LONDON (Reuters) - Asking prices for homes in England and Wales are rising more slowly due to rising consumer price inflation, worries about Brexit and tighter lending rules, property data firm Rightmove said on Monday, adding to signs of a slowing property market.
Prices sought by sellers during the month to Feb. 11 - when there is typically a seasonal price spike of about 5 percent - were just 2.0 percent higher than the month before, the weakest increase for the time of year since 2009.
Compared with a year earlier, asking prices were 2.3 percent higher, the smallest increase since April 2013.
“Perhaps we’re approaching the territory where many buyers are unable or unwilling to pay what sellers are asking, given the negative combination of rises in the cost of living, tighter lending criteria, and a dose of Brexit uncertainty,” Rightmove director Miles Shipside said.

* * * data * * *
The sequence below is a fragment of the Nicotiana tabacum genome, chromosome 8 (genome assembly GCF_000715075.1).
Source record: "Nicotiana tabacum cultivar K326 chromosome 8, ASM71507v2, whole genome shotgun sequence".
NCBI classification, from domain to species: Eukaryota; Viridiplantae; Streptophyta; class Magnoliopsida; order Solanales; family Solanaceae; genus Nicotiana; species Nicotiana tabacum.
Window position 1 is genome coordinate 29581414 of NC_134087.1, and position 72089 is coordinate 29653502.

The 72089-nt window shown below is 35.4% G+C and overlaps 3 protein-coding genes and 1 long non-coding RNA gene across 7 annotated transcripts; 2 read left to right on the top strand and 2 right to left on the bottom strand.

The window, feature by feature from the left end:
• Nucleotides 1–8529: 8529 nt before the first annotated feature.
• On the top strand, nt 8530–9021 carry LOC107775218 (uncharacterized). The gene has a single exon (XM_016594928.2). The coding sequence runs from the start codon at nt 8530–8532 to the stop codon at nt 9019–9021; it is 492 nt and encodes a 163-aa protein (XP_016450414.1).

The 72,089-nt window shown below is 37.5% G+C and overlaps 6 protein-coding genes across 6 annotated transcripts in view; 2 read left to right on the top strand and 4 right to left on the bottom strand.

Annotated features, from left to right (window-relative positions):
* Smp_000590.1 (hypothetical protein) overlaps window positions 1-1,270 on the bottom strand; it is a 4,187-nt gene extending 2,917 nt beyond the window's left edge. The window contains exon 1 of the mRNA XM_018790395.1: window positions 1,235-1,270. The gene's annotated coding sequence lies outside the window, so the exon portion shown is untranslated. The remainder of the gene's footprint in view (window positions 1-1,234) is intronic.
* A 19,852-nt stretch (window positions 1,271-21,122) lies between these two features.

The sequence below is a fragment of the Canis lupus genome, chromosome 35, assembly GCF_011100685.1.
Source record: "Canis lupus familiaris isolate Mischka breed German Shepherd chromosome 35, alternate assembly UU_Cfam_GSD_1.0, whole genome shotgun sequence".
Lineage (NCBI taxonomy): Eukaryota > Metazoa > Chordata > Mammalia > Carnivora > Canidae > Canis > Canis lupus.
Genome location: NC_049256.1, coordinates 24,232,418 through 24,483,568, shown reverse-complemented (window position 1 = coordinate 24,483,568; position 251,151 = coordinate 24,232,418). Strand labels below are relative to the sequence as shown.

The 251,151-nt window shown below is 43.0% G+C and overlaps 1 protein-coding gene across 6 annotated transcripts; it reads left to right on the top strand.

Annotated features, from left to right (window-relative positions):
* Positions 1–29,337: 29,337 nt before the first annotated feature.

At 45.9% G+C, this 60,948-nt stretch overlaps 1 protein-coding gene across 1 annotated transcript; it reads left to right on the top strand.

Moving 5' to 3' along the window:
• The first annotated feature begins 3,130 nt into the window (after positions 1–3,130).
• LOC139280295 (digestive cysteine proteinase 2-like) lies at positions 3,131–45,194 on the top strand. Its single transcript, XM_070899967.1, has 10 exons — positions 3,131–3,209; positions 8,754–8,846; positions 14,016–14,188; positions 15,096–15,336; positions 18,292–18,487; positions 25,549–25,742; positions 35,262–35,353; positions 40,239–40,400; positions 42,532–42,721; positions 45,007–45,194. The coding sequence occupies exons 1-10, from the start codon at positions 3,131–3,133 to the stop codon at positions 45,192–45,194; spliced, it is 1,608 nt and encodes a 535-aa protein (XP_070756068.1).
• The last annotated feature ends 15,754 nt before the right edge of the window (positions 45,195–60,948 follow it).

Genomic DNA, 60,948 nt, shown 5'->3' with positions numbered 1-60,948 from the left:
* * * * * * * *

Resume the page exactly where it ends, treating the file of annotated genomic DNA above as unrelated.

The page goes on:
Britain’s housing market proved much more resilient than the Bank of England expected after June’s vote to leave the EU, with home-buyers focussing on solid short-run trends in disposable income, rather than the longer-term squeeze the BoE predicts.
However, data last week showed a third successive monthly fall in retail sales - which the BoE believes reflect similar factors to house-purchase decisions - and mortgage lenders Halifax and Nationwide reported slower price growth in January.
But Rightmove said there was still strong interest among potential buyers with traffic to its site - which advertises about 90 percent of homes for sale - hitting a new record for the month of January.
A Reuters poll of economists published in December pointed to a 2 percent rise in British house prices this year, reflecting headwinds from uncertainty about the country’s decision to leave the European Union.
Britain’s economy is expected to slow moderately this year with inflation set to rise to around 3 percent from 1.8 percent at the end of 2016.
Reporting by William Schomberg, editing by David Milliken
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